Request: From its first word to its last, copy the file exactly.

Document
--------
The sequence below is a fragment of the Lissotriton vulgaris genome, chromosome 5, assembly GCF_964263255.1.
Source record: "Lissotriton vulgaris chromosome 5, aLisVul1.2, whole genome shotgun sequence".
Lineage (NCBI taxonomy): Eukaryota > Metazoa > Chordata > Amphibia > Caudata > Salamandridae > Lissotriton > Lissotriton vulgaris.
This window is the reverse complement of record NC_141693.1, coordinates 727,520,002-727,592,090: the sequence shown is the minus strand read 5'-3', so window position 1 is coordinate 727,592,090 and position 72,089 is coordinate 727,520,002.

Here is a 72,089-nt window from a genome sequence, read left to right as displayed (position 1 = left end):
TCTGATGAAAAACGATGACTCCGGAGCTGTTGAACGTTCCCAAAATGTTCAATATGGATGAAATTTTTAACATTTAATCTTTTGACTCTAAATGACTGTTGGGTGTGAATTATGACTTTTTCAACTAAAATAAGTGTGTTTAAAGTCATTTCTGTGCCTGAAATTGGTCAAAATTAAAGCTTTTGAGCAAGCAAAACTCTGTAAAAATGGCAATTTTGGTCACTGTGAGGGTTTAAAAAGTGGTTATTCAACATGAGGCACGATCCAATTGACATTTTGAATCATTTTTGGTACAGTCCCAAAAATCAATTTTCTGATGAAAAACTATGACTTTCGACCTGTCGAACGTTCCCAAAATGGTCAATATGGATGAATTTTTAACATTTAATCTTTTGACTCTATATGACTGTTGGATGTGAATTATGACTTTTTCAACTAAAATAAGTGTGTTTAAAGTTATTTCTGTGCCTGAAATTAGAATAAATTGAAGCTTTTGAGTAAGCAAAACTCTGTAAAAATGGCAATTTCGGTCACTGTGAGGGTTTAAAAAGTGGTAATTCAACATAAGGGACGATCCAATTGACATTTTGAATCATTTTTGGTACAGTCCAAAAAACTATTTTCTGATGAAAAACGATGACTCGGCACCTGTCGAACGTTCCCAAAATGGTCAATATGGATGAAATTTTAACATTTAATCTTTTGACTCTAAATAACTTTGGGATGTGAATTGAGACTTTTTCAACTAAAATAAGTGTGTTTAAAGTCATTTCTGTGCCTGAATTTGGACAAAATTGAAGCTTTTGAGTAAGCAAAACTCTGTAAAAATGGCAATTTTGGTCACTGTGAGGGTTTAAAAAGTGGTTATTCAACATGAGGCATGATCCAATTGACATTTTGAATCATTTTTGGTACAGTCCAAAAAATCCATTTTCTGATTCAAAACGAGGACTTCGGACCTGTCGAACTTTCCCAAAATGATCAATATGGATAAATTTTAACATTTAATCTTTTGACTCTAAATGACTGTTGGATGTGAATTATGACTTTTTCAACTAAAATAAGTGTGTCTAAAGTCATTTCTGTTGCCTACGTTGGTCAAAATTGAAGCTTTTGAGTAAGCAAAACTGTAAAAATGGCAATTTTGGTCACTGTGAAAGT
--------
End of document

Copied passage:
The sequence below is a fragment of the Lissotriton vulgaris genome, chromosome 5, assembly GCF_964263255.1.
Source record: "Lissotriton vulgaris chromosome 5, aLisVul1.2, whole genome shotgun sequence".
Lineage (NCBI taxonomy): Eukaryota > Metazoa > Chordata > Amphibia > Caudata > Salamandridae > Lissotriton > Lissotriton vulgaris.
This window is the reverse complement of record NC_141693.1, coordinates 727,520,002-727,592,090: the sequence shown is the minus strand read 5'-3', so window position 1 is coordinate 727,592,090 and position 72,089 is coordinate 727,520,002.

Here is a 72,089-nt window from a genome sequence, read left to right as displayed (position 1 = left end):
TCTGATGAAAAACGATGACTCCGGAGCTGTTGAACGTTCCCAAAATGTTCAATATGGATGAAATTTTTAACATTTAATCTTTTGACTCTAAATGACTGTTGGGTGTGAATTATGACTTTTTCAACTAAAATAAGTGTGTTTAAAGTCATTTCTGTGCCTGAAATTGGTCAAAATTAAAGCTTTTGAGCAAGCAAAACTCTGTAAAAATGGCAATTTTGGTCACTGTGAGGGTTTAAAAAGTGGTTATTCAACATGAGGCACGATCCAATTGACATTTTGAATCATTTTTGGTACAGTCCCAAAAATCAATTTTCTGATGAAAAACTATGACTTTCGACCTGTCGAACGTTCCCAAAATGGTCAATATGGATGAATTTTTAACATTTAATCTTTTGACTCTATATGACTGTTGGATGTGAATTATGACTTTTTCAACTAAAATAAGTGTGTTTAAAGTTATTTCTGTGCCTGAAATTAGAATAAATTGAAGCTTTTGAGTAAGCAAAACTCTGTAAAAATGGCAATTTCGGTCACTGTGAGGGTTTAAAAAGTGGTAATTCAACATAAGGGACGATCCAATTGACATTTTGAATCATTTTTGGTACAGTCCAAAAAACTATTTTCTGATGAAAAACGATGACTCGGCACCTGTCGAACGTTCCCAAAATGGTCAATATGGATGAAATTTTAACATTTAATCTTTTGACTCTAAATAACTTTGGGATGTGAATTGAGACTTTTTCAACTAAAATAAGTGTGTTTAAAGTCATTTCTGTGCCTGAATTTGGACAAAATTGAAGCTTTTGAGTAAGCAAAACTCTGTAAAAATGGCAATTTTGGTCACTGTGAGGGTTTAAAAAGTGGTTATTCAACATGAGGCATGATCCAATTGACATTTTGAATCATTTTTGGTACAGTCCAAAAAATCCATTTTCTGATTCAAAACGAGGACTTCGGACCTGTCGAACTTTCCCAAAATGATCAATATGGATAAATTTTAACATTTAATCTTTTGACTCTAAATGACTGTTGGATGTGAATTATGACTTTTTCAACTAAAATAAGTGTGTCTAAAGTCATTTCTGTTGCCTACGTTGGTCAAAATTGAAGCTTTTGAGTAAGCAAAACTGTAAAAATGGCAATTTTGGTCACTGTGAAAGT